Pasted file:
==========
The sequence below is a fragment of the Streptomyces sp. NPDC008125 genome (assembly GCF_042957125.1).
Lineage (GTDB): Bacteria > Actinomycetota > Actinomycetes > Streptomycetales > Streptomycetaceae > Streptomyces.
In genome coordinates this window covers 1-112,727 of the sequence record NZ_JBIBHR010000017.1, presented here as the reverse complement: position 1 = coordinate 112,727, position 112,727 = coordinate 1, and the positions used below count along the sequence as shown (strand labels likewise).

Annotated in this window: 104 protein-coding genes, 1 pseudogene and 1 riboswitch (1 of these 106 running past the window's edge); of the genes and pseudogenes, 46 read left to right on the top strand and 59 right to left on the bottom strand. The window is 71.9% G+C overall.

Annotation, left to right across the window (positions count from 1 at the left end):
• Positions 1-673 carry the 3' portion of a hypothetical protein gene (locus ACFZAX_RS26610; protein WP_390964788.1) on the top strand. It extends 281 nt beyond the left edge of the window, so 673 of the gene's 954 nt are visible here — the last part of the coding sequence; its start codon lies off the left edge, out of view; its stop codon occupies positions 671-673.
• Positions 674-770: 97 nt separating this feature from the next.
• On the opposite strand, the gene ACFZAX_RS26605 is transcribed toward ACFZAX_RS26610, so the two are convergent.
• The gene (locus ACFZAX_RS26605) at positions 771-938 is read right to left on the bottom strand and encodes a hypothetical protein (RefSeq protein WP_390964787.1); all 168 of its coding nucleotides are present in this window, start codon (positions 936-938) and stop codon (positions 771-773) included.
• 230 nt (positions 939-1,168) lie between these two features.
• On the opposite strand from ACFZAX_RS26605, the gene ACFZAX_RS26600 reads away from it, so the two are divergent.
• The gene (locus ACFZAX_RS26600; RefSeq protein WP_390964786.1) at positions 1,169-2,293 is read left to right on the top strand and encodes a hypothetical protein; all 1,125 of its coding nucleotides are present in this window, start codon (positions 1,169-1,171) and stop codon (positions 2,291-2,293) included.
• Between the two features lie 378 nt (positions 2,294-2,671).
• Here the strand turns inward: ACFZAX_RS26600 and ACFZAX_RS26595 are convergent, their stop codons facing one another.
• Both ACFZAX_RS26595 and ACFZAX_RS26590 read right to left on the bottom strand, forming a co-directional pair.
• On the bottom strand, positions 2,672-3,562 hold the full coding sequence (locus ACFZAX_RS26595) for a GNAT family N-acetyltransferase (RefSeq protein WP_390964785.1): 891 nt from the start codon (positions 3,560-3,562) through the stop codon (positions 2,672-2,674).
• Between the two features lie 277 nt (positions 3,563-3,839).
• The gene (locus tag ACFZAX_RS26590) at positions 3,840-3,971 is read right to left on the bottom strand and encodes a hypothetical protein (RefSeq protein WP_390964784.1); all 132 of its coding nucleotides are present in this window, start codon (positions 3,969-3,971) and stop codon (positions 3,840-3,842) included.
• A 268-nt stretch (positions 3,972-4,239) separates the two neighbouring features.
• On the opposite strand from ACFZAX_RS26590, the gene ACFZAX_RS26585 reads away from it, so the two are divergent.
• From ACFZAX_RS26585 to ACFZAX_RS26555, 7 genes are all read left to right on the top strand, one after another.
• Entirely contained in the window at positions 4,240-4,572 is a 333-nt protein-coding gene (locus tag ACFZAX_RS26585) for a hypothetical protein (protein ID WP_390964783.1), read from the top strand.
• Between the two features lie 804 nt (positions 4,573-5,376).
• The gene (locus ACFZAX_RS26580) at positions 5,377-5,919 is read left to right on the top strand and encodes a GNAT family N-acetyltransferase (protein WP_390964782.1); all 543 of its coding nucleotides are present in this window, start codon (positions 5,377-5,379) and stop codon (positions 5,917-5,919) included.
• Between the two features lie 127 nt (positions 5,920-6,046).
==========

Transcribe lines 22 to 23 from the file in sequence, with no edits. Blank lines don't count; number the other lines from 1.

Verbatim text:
• Entirely contained in the window at positions 4,240-4,572 is a 333-nt protein-coding gene (locus tag ACFZAX_RS26585) for a hypothetical protein (protein ID WP_390964783.1), read from the top strand.
• Between the two features lie 804 nt (positions 4,573-5,376).